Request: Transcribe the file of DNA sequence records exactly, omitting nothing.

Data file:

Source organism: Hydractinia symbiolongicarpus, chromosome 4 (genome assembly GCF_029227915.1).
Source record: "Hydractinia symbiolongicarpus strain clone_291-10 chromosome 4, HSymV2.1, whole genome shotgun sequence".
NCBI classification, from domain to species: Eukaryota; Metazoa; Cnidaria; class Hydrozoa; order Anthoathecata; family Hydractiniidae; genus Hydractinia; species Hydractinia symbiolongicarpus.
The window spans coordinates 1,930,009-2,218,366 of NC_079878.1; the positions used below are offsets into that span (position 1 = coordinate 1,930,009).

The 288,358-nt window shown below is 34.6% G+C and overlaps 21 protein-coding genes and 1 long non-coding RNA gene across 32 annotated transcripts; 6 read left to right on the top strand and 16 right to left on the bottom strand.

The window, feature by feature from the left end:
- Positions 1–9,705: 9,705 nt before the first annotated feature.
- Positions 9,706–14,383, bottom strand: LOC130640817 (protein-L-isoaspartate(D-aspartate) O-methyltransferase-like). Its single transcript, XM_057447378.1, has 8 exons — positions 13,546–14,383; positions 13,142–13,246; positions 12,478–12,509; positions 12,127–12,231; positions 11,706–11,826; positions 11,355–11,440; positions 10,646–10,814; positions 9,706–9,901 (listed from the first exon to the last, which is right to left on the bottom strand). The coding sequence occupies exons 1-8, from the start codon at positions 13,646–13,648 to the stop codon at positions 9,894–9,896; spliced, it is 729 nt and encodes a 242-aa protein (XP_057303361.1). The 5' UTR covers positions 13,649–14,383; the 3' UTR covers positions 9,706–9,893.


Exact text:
Source organism: Hydractinia symbiolongicarpus, chromosome 4 (genome assembly GCF_029227915.1).
Source record: "Hydractinia symbiolongicarpus strain clone_291-10 chromosome 4, HSymV2.1, whole genome shotgun sequence".
NCBI classification, from domain to species: Eukaryota; Metazoa; Cnidaria; class Hydrozoa; order Anthoathecata; family Hydractiniidae; genus Hydractinia; species Hydractinia symbiolongicarpus.
The window spans coordinates 1,930,009-2,218,366 of NC_079878.1; the positions used below are offsets into that span (position 1 = coordinate 1,930,009).

The 288,358-nt window shown below is 34.6% G+C and overlaps 21 protein-coding genes and 1 long non-coding RNA gene across 32 annotated transcripts; 6 read left to right on the top strand and 16 right to left on the bottom strand.

The window, feature by feature from the left end:
- Positions 1–9,705: 9,705 nt before the first annotated feature.
- Positions 9,706–14,383, bottom strand: LOC130640817 (protein-L-isoaspartate(D-aspartate) O-methyltransferase-like). Its single transcript, XM_057447378.1, has 8 exons — positions 13,546–14,383; positions 13,142–13,246; positions 12,478–12,509; positions 12,127–12,231; positions 11,706–11,826; positions 11,355–11,440; positions 10,646–10,814; positions 9,706–9,901 (listed from the first exon to the last, which is right to left on the bottom strand). The coding sequence occupies exons 1-8, from the start codon at positions 13,646–13,648 to the stop codon at positions 9,894–9,896; spliced, it is 729 nt and encodes a 242-aa protein (XP_057303361.1). The 5' UTR covers positions 13,649–14,383; the 3' UTR covers positions 9,706–9,893.